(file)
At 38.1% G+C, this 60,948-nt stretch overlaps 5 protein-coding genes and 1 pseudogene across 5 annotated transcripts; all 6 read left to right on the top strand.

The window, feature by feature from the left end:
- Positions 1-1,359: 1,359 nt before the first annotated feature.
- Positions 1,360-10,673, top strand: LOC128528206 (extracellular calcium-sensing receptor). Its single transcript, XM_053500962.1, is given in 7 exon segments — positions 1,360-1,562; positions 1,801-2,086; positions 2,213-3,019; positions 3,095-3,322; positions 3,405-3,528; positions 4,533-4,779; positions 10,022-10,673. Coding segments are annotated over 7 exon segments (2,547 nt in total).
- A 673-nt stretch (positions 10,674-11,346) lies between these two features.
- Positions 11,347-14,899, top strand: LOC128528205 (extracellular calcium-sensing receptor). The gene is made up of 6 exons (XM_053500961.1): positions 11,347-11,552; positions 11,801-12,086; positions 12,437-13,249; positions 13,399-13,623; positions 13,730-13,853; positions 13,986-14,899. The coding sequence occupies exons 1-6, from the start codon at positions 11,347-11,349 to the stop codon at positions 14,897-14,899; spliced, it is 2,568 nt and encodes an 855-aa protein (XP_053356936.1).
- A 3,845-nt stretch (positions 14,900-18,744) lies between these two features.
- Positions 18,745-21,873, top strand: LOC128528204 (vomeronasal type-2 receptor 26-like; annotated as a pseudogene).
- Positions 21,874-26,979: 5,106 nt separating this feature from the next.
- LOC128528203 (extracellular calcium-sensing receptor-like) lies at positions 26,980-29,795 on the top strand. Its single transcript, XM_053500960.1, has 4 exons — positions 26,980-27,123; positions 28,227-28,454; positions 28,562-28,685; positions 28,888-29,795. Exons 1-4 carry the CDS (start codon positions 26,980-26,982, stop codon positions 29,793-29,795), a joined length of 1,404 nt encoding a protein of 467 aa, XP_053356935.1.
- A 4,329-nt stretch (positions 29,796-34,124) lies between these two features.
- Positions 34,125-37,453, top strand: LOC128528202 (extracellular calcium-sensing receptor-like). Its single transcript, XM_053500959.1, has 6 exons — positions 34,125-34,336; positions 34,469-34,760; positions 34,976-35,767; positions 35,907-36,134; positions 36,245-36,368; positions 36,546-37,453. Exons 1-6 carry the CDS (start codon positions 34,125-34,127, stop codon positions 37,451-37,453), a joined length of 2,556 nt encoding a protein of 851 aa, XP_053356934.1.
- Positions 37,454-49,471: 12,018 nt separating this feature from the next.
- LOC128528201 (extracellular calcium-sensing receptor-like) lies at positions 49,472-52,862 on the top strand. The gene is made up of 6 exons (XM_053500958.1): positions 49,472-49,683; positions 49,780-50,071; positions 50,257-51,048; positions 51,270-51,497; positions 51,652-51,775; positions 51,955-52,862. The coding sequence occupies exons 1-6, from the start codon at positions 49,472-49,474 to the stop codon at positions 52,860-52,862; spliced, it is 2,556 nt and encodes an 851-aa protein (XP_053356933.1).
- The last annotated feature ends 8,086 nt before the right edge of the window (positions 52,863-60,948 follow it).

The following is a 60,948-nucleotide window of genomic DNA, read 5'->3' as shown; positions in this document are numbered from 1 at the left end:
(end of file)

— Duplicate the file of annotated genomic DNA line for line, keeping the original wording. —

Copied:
At 38.1% G+C, this 60,948-nt stretch overlaps 5 protein-coding genes and 1 pseudogene across 5 annotated transcripts; all 6 read left to right on the top strand.

The window, feature by feature from the left end:
- Positions 1-1,359: 1,359 nt before the first annotated feature.
- Positions 1,360-10,673, top strand: LOC128528206 (extracellular calcium-sensing receptor). Its single transcript, XM_053500962.1, is given in 7 exon segments — positions 1,360-1,562; positions 1,801-2,086; positions 2,213-3,019; positions 3,095-3,322; positions 3,405-3,528; positions 4,533-4,779; positions 10,022-10,673. Coding segments are annotated over 7 exon segments (2,547 nt in total).
- A 673-nt stretch (positions 10,674-11,346) lies between these two features.
- Positions 11,347-14,899, top strand: LOC128528205 (extracellular calcium-sensing receptor). The gene is made up of 6 exons (XM_053500961.1): positions 11,347-11,552; positions 11,801-12,086; positions 12,437-13,249; positions 13,399-13,623; positions 13,730-13,853; positions 13,986-14,899. The coding sequence occupies exons 1-6, from the start codon at positions 11,347-11,349 to the stop codon at positions 14,897-14,899; spliced, it is 2,568 nt and encodes an 855-aa protein (XP_053356936.1).
- A 3,845-nt stretch (positions 14,900-18,744) lies between these two features.
- Positions 18,745-21,873, top strand: LOC128528204 (vomeronasal type-2 receptor 26-like; annotated as a pseudogene).
- Positions 21,874-26,979: 5,106 nt separating this feature from the next.
- LOC128528203 (extracellular calcium-sensing receptor-like) lies at positions 26,980-29,795 on the top strand. Its single transcript, XM_053500960.1, has 4 exons — positions 26,980-27,123; positions 28,227-28,454; positions 28,562-28,685; positions 28,888-29,795. Exons 1-4 carry the CDS (start codon positions 26,980-26,982, stop codon positions 29,793-29,795), a joined length of 1,404 nt encoding a protein of 467 aa, XP_053356935.1.
- A 4,329-nt stretch (positions 29,796-34,124) lies between these two features.
- Positions 34,125-37,453, top strand: LOC128528202 (extracellular calcium-sensing receptor-like). Its single transcript, XM_053500959.1, has 6 exons — positions 34,125-34,336; positions 34,469-34,760; positions 34,976-35,767; positions 35,907-36,134; positions 36,245-36,368; positions 36,546-37,453. Exons 1-6 carry the CDS (start codon positions 34,125-34,127, stop codon positions 37,451-37,453), a joined length of 2,556 nt encoding a protein of 851 aa, XP_053356934.1.
- Positions 37,454-49,471: 12,018 nt separating this feature from the next.
- LOC128528201 (extracellular calcium-sensing receptor-like) lies at positions 49,472-52,862 on the top strand. The gene is made up of 6 exons (XM_053500958.1): positions 49,472-49,683; positions 49,780-50,071; positions 50,257-51,048; positions 51,270-51,497; positions 51,652-51,775; positions 51,955-52,862. The coding sequence occupies exons 1-6, from the start codon at positions 49,472-49,474 to the stop codon at positions 52,860-52,862; spliced, it is 2,556 nt and encodes an 851-aa protein (XP_053356933.1).
- The last annotated feature ends 8,086 nt before the right edge of the window (positions 52,863-60,948 follow it).

The following is a 60,948-nucleotide window of genomic DNA, read 5'->3' as shown; positions in this document are numbered from 1 at the left end: